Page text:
With every passing day since 1994 South Africa has undoubtedly become a better place and we have much to celebrate. Through working together we have accomplished a great deal, particularly given the immense socio-economic challenges that we had inherited from apartheid.
President Jacob Zuma, in his 2014 State of the Nation Address, said: “As a country we have scored many successes. South Africa is a much better place to live in now than it was before 1994.”
The country we inherited from apartheid was riddled with gross inequalities and skewed resources in favour of a small minority. Basic needs of the majority were not met which resulted in poor living conditions, hunger, malnutrition, and poor education, especially in rural areas.
Black South Africans were treated as second class citizens and prevented from any active participation in the economy.
Today we have created a thriving constitutional democracy with democratic institutions that ensure our basic rights and freedoms are upheld. We are on track to structurally transform the economy and address our many socio-economic challenges.
However, our critics bemoan the pace of change. Efforts to transform our country are still at an early stage as we endeavour to undo the deep seated structural problems inherited from apartheid.
Government is the first to admit that there are many challenges and more still needs to be done. But when our gains over the last 20 years are deliberately ignored it damages our country.
Over the last five years we have built on the foundations laid by the each successive administration since the start of democracy. Government has been at the forefront of the change that is transforming South Africa into a better place to live.
All government’s work is now tracked and measured through our performance monitoring and evaluation function which ensures that we are accountable to the people of South Africa.
We have introduced a long term planning function under the National Planning Commission which charts our way over the next 20 years through our landmark National Development Plan.
Through our R1 trillion public infrastructure investment over the last five years we are building an industrialised economy to tackle the challenges of unemployment and support higher economic growth.
We have created a more inclusive economy to address the needs of all 51 million South Africans. There are now 15 million people with jobs in the country, the highest ever in our history.
More than 650 000 jobs were created last year and 3,7 million work opportunities over the past five years through our Expanded Public Works Programme and the Community Work Programme.
Our Automotive Investment Scheme has supported 160 investment projects which has sustained more than 50 000 jobs. In the past two years more than 20 000 minibus taxis and 330 buses were assembled locally.
Speaking to the nation, President Zuma said that “we have a good story to tell”. It rests upon every South African, as we prepare to celebrate 20 Years of Freedom, to share our story. How together we have overcome the evil system of apartheid, worked to grow the economy, provided basic services, created better healthcare, education and a safer country.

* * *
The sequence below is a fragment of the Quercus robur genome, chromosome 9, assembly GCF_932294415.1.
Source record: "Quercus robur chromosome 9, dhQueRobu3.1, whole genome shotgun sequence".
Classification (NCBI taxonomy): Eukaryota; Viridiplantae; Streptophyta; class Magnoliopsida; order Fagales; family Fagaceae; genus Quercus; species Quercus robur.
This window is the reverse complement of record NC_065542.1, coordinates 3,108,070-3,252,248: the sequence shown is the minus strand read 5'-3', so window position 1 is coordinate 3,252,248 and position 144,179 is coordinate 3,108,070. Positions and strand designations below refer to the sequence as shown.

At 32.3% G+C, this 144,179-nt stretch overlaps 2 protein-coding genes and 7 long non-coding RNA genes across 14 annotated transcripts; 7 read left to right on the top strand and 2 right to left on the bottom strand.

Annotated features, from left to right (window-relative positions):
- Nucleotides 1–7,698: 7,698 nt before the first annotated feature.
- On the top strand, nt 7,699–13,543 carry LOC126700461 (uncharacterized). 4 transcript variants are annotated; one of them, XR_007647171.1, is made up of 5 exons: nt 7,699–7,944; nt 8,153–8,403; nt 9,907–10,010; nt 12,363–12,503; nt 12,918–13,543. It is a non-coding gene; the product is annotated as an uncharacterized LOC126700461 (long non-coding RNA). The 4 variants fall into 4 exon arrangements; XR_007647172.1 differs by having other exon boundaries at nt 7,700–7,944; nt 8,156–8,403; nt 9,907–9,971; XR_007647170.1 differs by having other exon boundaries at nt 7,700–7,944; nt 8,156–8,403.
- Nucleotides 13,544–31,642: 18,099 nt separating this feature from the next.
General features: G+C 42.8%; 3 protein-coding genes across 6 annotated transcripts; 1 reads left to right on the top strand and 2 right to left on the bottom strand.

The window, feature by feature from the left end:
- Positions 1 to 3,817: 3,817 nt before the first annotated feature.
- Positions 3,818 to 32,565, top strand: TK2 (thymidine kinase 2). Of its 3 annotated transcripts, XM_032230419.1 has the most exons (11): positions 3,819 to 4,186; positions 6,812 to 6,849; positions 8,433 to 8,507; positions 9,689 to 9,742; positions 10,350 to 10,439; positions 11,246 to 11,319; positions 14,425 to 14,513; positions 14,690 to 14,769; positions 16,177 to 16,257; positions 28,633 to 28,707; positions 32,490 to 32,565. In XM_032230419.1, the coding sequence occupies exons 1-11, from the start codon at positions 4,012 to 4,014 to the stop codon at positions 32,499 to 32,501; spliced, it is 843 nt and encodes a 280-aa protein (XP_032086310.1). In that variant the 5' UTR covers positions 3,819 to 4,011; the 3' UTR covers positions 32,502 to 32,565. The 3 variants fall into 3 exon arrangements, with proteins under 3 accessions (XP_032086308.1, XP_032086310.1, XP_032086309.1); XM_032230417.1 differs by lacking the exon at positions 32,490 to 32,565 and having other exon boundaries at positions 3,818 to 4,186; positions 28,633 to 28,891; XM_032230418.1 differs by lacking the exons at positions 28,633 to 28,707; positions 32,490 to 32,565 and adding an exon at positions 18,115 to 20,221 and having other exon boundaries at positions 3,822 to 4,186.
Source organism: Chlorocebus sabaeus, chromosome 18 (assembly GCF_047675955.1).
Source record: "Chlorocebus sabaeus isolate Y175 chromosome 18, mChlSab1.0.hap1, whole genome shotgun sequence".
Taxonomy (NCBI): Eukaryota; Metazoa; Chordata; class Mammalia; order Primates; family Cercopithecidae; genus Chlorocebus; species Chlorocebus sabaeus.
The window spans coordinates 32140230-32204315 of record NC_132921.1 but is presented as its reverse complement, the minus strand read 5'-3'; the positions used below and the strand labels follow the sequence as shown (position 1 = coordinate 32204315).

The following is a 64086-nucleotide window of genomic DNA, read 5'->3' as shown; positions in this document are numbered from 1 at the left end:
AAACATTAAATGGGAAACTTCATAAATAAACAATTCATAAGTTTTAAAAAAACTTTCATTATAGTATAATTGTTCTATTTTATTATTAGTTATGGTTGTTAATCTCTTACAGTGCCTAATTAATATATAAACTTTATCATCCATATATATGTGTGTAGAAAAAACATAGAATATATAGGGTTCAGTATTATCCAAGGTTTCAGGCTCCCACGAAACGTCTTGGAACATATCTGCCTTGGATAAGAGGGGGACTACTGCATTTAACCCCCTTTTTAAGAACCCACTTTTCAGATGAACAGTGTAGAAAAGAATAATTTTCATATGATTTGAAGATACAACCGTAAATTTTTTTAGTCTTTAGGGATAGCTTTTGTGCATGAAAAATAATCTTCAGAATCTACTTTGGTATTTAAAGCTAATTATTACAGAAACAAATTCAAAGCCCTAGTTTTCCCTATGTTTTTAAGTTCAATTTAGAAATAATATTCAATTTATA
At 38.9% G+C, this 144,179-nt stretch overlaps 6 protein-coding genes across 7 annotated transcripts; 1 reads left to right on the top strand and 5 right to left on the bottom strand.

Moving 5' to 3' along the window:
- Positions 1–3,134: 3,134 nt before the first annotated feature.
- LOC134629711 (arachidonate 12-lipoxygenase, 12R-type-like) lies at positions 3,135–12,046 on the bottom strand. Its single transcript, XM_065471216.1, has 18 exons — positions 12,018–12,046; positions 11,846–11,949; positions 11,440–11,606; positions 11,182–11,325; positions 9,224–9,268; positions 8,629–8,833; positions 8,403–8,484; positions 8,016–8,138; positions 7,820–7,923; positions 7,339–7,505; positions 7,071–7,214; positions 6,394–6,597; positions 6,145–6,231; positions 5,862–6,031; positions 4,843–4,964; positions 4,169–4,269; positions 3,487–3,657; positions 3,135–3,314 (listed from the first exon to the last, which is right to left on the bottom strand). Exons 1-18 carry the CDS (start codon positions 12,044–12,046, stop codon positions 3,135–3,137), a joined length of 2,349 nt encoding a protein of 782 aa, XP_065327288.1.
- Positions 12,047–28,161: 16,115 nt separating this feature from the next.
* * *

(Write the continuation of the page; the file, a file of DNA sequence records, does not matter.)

President Zuma said: “Over the past 20 years, remarkable achievements have been made in increasing access to services such as water, sanitation and electricity.” Government has replaced nearly 500 informal settlements with quality housing and basic services over the past five years.
On the education front our initiatives have ensured that more learners attend and succeed in school. The number of children attending Grade R has more than doubled to 700 000 between 2003 and 2011. We are also providing our learners with schools that are conducive to learning by delivering 370 new schools to replace mud schools and other unsuitable structures.
On a tertiary level two new universities, Sol Plaatje in the Northern Cape and the University of Mpumalanga have been established. We will also build 12 new Further Education and Training (FET) Colleges in Limpopo, Mpumalanga, KwaZulu-Natal and Eastern Cape.
South Africans are now living longer as life expectancy is firmly on an upward trend. Over the last five years we have turned the corner in the fight against HIV and AIDS and today we are used as a model country by UNAIDS.
Furthermore, 300 new health facilities have been built, including 160 new clinics. Ten new hospitals have been built or refurbished around the country.
In creating safer communities we have more police office on our streets than ever before. Through the concerted effort of all stakeholders we have decreased the overall crime rate by 21 per cent since 2002.
Government has furthermore adopted a zero tolerance approach to the fight against corruption and calls on citizens to do the same.
Through our National Anti-Corruption Hotline we are investigating over 13 000 cases of corruption and maladministration. To prevent corruption in the supply chain system, governm
ent has decided to establish a central tender board to adjudicate all tenders.
The President used all these facts to urge South Africans to look at the big picture and see that South Africa is indeed a better place than it was in 1994. His speech also demonstrated the continuum between those who fought apartheid and the last four administrations in this democracy. He reassured South Africans that we are on the same path: we have not deviated. And if we continue to do the right things life will continue to get better.
Making South Africa a better place cannot be government responsibility alone. We all have a role to play in creating the country we want to live in today and for future generations to inherit.
SOURCE: SA NEWS